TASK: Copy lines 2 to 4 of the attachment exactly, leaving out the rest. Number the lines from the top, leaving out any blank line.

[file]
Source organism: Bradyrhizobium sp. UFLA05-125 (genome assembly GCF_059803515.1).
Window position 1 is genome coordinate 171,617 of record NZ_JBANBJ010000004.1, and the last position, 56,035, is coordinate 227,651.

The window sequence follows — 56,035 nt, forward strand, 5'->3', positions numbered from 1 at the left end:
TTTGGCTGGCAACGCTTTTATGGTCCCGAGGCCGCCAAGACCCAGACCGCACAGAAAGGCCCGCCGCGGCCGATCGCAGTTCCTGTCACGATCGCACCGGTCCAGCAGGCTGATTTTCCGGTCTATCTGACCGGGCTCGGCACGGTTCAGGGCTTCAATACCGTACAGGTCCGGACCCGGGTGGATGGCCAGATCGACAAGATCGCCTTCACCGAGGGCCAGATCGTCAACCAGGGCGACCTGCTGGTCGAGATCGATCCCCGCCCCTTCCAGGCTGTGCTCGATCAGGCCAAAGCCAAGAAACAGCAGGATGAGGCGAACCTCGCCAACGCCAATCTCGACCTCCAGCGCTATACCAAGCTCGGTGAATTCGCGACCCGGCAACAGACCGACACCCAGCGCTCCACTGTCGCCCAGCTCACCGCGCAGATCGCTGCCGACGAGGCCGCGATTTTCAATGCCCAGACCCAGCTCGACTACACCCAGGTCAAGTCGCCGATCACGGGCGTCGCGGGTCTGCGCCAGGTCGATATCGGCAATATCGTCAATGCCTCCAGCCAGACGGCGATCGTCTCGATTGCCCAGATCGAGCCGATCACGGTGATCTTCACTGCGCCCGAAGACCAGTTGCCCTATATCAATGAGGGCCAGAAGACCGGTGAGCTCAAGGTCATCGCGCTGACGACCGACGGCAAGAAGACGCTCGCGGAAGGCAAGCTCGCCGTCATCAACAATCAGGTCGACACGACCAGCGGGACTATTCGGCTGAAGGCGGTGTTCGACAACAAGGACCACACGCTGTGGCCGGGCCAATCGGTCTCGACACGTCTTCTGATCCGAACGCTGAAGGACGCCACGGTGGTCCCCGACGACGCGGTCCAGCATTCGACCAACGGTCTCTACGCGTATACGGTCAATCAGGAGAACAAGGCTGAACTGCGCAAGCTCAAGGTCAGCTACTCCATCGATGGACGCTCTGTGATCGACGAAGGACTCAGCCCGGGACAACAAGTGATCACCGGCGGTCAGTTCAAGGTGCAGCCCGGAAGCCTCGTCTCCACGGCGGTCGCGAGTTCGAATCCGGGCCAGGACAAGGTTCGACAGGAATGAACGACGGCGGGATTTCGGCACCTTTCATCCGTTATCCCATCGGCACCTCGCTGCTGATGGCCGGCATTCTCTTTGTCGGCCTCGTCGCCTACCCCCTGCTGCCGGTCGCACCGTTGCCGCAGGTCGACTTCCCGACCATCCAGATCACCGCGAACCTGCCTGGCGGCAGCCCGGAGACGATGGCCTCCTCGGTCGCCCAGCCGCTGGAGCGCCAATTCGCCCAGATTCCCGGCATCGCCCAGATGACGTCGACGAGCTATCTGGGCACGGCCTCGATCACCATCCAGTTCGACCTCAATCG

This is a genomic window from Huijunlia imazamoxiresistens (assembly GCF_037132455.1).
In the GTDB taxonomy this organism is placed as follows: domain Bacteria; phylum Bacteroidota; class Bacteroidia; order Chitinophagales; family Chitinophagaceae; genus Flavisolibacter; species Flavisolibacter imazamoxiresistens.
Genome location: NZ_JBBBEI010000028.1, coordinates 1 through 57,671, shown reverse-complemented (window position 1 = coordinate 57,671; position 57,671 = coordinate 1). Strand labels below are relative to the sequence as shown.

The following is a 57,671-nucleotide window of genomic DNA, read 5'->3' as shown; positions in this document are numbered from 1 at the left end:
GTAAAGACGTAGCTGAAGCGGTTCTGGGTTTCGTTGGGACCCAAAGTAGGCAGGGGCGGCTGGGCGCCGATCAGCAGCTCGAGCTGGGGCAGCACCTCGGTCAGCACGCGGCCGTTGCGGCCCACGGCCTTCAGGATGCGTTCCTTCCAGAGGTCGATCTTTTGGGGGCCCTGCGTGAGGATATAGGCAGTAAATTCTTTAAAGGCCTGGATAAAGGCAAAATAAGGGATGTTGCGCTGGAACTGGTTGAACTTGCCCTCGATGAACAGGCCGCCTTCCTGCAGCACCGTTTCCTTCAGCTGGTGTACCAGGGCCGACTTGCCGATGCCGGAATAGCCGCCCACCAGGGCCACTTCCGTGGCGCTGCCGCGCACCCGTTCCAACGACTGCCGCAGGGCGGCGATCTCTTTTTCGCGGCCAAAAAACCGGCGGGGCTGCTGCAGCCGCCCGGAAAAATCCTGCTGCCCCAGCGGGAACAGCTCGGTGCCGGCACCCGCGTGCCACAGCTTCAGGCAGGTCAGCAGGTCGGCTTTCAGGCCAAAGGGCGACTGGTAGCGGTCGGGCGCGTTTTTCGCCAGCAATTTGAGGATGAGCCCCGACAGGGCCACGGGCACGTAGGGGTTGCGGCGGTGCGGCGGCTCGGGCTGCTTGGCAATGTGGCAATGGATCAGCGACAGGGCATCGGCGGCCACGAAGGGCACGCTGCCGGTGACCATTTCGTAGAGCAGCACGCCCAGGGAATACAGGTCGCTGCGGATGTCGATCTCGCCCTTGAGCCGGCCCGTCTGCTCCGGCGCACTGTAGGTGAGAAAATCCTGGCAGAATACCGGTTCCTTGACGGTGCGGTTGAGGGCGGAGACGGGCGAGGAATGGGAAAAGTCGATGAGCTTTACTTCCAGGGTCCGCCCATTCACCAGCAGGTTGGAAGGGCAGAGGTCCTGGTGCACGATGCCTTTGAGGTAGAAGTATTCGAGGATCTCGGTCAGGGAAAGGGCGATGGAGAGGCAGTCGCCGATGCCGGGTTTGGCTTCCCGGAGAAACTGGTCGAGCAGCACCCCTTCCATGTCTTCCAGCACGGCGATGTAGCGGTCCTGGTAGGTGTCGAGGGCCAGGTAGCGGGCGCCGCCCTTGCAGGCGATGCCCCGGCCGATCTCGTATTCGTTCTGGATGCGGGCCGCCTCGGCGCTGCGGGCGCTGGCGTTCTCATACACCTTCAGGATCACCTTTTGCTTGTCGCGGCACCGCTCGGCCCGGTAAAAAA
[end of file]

Window position 1 is genome coordinate 171,617 of record NZ_JBANBJ010000004.1, and the last position, 56,035, is coordinate 227,651.

The window sequence follows — 56,035 nt, forward strand, 5'->3', positions numbered from 1 at the left end:
TTTGGCTGGCAACGCTTTTATGGTCCCGAGGCCGCCAAGACCCAGACCGCACAGAAAGGCCCGCCGCGGCCGATCGCAGTTCCTGTCACGATCGCACCGGTCCAGCAGGCTGATTTTCCGGTCTATCTGACCGGGCTCGGCACGGTTCAGGGCTTCAATACCGTACAGGTCCGGACCCGGGTGGATGGCCAGATCGACAAGATCGCCTTCACCGAGGGCCAGATCGTCAACCAGGGCGACCTGCTGGTCGAGATCGATCCCCGCCCCTTCCAGGCTGTGCTCGATCAGGCCAAAGCCAAGAAACAGCAGGATGAGGCGAACCTCGCCAACGCCAATCTCGACCTCCAGCGCTATACCAAGCTCGGTGAATTCGCGACCCGGCAACAGACCGACACCCAGCGCTCCACTGTCGCCCAGCTCACCGCGCAGATCGCTGCCGACGAGGCCGCGATTTTCAATGCCCAGACCCAGCTCGACTACACCCAGGTCAAGTCGCCGATCACGGGCGTCGCGGGTCTGCGCCAGGTCGATATCGGCAATATCGTCAATGCCTCCAGCCAGACGGCGATCGTCTCGATTGCCCAGATCGAGCCGATCACGGTGATCTTCACTGCGCCCGAAGACCAGTTGCCCTATATCAATGAGGGCCAGAAGACCGGTGAGCTCAAGGTCATCGCGCTGACGACCGACGGCAAGAAGACGCTCGCGGAAGGCAAGCTCGCCGTCATCAACAATCAGGTCGACACGACCAGCGGGACTATTCGGCTGAAGGCGGTGTTCGACAACAAGGACCACACGCTGTGGCCGGGCCAATCGGTCTCGACACGTCTTCTGATCCGAACGCTGAAGGACGCCACGGTGGTCCCCGACGACGCGGTCCAGCATTCGACCAACGGTCTCTACGCGTATACGGTCAATCAGGAGAACAAGGCTGAACTGCGCAAGCTCAAGGTCAGCTACTCCATCGATGGACGCTCTGTGATCGACGAAGGACTCAGCCCGGGACAACAAGTGATCACCGGCGGTCAGTTCAAGGTGCAGCCCGGAAGCCTCGTCTCCACGGCGGTCGCGAGTTCGAATCCGGGCCAGGACAAGGTTCGACAGGAATGAACGACGGCGGGATTTCGGCACCTTTCATCCGTTATCCCATCGGCACCTCGCTGCTGATGGCCGGCATTCTCTTTGTCGGCCTCGTCGCCTACCCCCTGCTGCCGGTCGCACCGTTGCCGCAGGTCGACTTCCCGACCATCCAGATCACCGCGAACCTGCCTGGCGGCAGCCCGGAGACGATGGCCTCCTCGGTCGCCCAGCCGCTGGAGCGCCAATTCGCCCAGATTCCCGGCATCGCCCAGATGACGTCGACGAGCTATCTGGGCACGGCCTCGATCACCATCCAGTTCGACCTCAATCG